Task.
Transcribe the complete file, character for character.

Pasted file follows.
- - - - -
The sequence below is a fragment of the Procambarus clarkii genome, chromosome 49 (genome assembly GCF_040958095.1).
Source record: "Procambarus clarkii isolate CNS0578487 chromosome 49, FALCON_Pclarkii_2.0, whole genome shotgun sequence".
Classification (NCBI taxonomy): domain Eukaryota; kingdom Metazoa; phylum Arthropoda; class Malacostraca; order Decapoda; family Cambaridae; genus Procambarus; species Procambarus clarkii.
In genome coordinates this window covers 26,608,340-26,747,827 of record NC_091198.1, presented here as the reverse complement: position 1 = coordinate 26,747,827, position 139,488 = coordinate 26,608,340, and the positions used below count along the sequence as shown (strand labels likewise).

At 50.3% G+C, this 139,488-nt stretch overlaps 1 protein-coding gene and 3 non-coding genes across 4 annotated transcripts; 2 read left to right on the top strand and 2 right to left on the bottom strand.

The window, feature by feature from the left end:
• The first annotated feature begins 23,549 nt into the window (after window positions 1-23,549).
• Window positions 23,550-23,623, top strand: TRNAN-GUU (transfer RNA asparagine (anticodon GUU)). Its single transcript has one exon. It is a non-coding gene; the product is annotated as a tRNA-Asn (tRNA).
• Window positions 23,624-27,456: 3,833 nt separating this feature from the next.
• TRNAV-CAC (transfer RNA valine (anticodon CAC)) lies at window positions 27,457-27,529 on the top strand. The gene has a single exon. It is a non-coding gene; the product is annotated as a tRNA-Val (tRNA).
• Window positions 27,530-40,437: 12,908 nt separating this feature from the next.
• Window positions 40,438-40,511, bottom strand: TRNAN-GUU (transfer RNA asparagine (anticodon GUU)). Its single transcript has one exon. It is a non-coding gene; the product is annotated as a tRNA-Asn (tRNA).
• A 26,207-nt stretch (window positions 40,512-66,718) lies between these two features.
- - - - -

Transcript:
The sequence below is a fragment of the Procambarus clarkii genome, chromosome 49 (genome assembly GCF_040958095.1).
Source record: "Procambarus clarkii isolate CNS0578487 chromosome 49, FALCON_Pclarkii_2.0, whole genome shotgun sequence".
Classification (NCBI taxonomy): domain Eukaryota; kingdom Metazoa; phylum Arthropoda; class Malacostraca; order Decapoda; family Cambaridae; genus Procambarus; species Procambarus clarkii.
In genome coordinates this window covers 26,608,340-26,747,827 of record NC_091198.1, presented here as the reverse complement: position 1 = coordinate 26,747,827, position 139,488 = coordinate 26,608,340, and the positions used below count along the sequence as shown (strand labels likewise).

At 50.3% G+C, this 139,488-nt stretch overlaps 1 protein-coding gene and 3 non-coding genes across 4 annotated transcripts; 2 read left to right on the top strand and 2 right to left on the bottom strand.

The window, feature by feature from the left end:
• The first annotated feature begins 23,549 nt into the window (after window positions 1-23,549).
• Window positions 23,550-23,623, top strand: TRNAN-GUU (transfer RNA asparagine (anticodon GUU)). Its single transcript has one exon. It is a non-coding gene; the product is annotated as a tRNA-Asn (tRNA).
• Window positions 23,624-27,456: 3,833 nt separating this feature from the next.
• TRNAV-CAC (transfer RNA valine (anticodon CAC)) lies at window positions 27,457-27,529 on the top strand. The gene has a single exon. It is a non-coding gene; the product is annotated as a tRNA-Val (tRNA).
• Window positions 27,530-40,437: 12,908 nt separating this feature from the next.
• Window positions 40,438-40,511, bottom strand: TRNAN-GUU (transfer RNA asparagine (anticodon GUU)). Its single transcript has one exon. It is a non-coding gene; the product is annotated as a tRNA-Asn (tRNA).
• A 26,207-nt stretch (window positions 40,512-66,718) lies between these two features.